Visual Merchandising: How to Make Standout Product Displays

Next up, let’s look at your merchandising. The products and displays you have on the sales floor directly influence your sales, so it’s essential that you go over your merchandising daily. 

Check that all displays are in order. Examine all the displays you have in-store and see to it that they’re up to snuff. Ask the following questions:

  • Are the products arranged properly? 
  • Do your displays comply with your planogram? 
  • Is there anything missing from the shelves? 

Restock shelves if necessary. If there are items that are missing from your displays, be sure to restock your shelves before opening time.

Physically count your products if necessary. Depending on your inventory management practices, it may be necessary to do a quick inventory count. Daily stock-taking typically comes in the form of cycle counting, a method that involves counting a small amount of merchandise every day. 

Ensure that promotional and directional signage are set up properly. Retail signs can also influence the customer experience, so make sure that your signs are in order. The following questions may help:

  • Do you have signage for any current promotions that you’re running? 
  • If you have directional signage, are they pointing the right way? 
  • Are all signs in their proper places?

Ensure that product tags are in order. Tags are a small but significant detail that can greatly help (or hinder) the sales experience of your customers. So, don’t forget to inspect the following:

  • Size tags
  • Price tags
  • Sales pricing tags
  • Special promotional tags

Staffing and strategy

Round up your team and do a daily staff huddle to motivate everyone and give them the information they need to do their jobs well for the day. 

Review shifts and duties. Iron out who’s in charge and what. What are everyone’s roles? Where should they station themselves in the store?

Review sales targets. Keeping sales top of mind will help drive your team’s performance. In this regard, you should talk about:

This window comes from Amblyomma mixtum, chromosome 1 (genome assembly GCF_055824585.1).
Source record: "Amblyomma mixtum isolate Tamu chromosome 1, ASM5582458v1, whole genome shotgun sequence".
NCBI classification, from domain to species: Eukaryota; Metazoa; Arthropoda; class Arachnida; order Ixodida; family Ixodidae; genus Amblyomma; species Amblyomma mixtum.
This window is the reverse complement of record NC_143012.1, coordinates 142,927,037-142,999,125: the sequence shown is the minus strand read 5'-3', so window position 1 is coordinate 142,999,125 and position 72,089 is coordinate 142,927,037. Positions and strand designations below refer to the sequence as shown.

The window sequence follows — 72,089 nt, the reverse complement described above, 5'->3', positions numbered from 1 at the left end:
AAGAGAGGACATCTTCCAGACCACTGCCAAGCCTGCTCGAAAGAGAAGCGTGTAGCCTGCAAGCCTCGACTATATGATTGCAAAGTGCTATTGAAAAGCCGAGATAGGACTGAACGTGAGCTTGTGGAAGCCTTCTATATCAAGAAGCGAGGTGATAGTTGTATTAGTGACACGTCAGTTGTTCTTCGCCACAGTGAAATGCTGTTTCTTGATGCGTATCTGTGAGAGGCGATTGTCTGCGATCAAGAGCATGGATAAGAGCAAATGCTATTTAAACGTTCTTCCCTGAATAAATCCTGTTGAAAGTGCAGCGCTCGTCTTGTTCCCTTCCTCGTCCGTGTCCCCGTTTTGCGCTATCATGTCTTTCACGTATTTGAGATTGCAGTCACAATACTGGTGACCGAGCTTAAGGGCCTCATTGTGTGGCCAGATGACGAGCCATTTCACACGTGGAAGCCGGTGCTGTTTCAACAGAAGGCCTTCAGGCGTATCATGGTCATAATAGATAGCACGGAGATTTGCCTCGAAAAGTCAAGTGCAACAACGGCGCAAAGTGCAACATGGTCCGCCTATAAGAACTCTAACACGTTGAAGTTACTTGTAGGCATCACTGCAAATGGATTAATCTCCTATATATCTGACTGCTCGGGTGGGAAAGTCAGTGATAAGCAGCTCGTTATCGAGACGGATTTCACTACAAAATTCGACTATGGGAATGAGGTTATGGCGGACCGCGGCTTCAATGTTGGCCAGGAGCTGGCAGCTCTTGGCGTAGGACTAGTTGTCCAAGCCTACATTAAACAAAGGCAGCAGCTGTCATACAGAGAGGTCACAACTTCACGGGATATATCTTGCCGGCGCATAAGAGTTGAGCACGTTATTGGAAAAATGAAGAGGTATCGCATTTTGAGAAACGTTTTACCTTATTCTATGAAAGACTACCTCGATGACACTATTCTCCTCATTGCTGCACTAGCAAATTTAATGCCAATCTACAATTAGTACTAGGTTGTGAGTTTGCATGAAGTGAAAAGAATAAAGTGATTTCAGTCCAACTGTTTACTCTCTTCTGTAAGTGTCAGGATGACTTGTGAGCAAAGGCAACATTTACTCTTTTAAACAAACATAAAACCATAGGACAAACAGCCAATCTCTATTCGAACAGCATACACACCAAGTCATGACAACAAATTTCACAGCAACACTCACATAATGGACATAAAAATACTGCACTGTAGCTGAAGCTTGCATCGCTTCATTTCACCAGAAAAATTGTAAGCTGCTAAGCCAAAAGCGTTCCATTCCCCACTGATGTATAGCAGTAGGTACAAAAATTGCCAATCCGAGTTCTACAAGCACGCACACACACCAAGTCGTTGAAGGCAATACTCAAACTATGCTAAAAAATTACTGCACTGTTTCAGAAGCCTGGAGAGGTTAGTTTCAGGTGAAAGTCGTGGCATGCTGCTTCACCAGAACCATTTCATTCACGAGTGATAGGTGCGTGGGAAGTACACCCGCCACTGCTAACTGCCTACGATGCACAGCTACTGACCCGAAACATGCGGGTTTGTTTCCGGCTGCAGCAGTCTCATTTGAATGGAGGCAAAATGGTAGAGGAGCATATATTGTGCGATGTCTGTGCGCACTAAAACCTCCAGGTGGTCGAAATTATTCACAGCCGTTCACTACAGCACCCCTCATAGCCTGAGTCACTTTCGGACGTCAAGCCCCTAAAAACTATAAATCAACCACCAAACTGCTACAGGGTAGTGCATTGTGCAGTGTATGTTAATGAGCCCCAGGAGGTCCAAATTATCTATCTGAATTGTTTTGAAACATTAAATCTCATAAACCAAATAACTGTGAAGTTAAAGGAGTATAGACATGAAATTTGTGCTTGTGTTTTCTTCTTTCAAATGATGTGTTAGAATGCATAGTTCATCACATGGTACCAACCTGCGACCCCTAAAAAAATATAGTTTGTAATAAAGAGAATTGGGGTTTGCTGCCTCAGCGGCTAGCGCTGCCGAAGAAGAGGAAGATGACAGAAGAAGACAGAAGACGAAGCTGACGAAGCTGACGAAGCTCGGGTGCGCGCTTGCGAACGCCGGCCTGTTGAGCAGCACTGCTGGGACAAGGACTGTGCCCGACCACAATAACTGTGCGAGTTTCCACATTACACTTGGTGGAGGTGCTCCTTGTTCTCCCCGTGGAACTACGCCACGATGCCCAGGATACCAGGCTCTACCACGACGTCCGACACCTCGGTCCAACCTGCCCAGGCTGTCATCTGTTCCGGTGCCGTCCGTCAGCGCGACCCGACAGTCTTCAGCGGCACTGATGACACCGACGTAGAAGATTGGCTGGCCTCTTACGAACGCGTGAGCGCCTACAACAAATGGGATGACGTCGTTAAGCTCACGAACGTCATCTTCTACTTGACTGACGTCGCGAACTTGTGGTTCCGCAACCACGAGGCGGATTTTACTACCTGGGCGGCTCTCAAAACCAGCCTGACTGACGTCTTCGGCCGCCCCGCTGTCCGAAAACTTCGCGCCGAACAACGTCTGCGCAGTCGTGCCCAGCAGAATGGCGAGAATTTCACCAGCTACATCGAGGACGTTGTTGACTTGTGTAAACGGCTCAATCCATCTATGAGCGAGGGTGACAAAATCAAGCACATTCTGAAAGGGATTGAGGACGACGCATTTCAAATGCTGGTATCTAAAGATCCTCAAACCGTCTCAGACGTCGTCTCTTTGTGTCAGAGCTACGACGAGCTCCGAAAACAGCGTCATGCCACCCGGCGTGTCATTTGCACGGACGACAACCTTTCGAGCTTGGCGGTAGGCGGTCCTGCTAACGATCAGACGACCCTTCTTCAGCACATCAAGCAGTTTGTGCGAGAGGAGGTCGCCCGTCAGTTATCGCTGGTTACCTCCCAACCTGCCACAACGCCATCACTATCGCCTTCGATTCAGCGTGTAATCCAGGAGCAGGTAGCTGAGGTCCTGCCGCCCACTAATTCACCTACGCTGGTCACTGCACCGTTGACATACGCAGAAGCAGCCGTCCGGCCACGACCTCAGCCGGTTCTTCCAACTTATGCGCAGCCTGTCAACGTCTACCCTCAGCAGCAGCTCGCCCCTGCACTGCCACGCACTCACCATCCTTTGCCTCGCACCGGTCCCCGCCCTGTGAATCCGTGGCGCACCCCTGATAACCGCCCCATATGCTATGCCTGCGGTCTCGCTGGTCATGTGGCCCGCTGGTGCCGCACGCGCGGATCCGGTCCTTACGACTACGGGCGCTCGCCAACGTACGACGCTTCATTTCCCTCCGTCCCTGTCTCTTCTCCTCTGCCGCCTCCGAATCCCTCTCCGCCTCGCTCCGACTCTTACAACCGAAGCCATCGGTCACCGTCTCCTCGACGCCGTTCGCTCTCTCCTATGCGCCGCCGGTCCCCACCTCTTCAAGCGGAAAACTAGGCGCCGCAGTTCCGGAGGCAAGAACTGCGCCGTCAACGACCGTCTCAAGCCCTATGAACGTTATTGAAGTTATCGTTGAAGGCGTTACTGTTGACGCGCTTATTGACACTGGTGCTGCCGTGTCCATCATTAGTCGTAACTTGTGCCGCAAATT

• Your sales target for the day/week/month.
  • For the weekly and monthly targets, how close are you to reaching it? What can you do to move things forward?
  • What can each team member do for that day to drive more sales?

Review your team’s and store’s performance. Your staff huddle also provides a great opportunity to discuss how you and your team can improve overall. You may want to: 

  • Discuss things that went wrong/right the previous day, and what the staff can do today to improve.
  • Bring up notable customer interactions or events from the previous day and discuss the things that went right or wrong. Could the situation have been handled differently? How so?

Review the promotions that you have going on. Finally, if you’re running any in-store initiatives, now is the time to talk about them.

  • Discuss the sales or offers that you have in-store. 
  • Talk about the best ways to increase awareness around your promotions or offers. 

Review your store policies. Remind employees about the rules, guidelines, and policies that need to be enforced in your store. This is particularly important if you have new employees on board or if you’re dealing with a situation that’s rapidly changing (such as a global pandemic).

Put this retail store daily checklist to good use 

Retail success starts with strong habits performed by managers, associates, and cashiers. Hopefully, the points above inspired you to implement better daily practices in your shop. Lightspeed can help you stay on top of your daily retail tasks. Watch a demo to learn more!

News you care about. Tips you can use.

Everything your business needs to grow, delivered straight to your inbox.

More of this topic: Management & Operations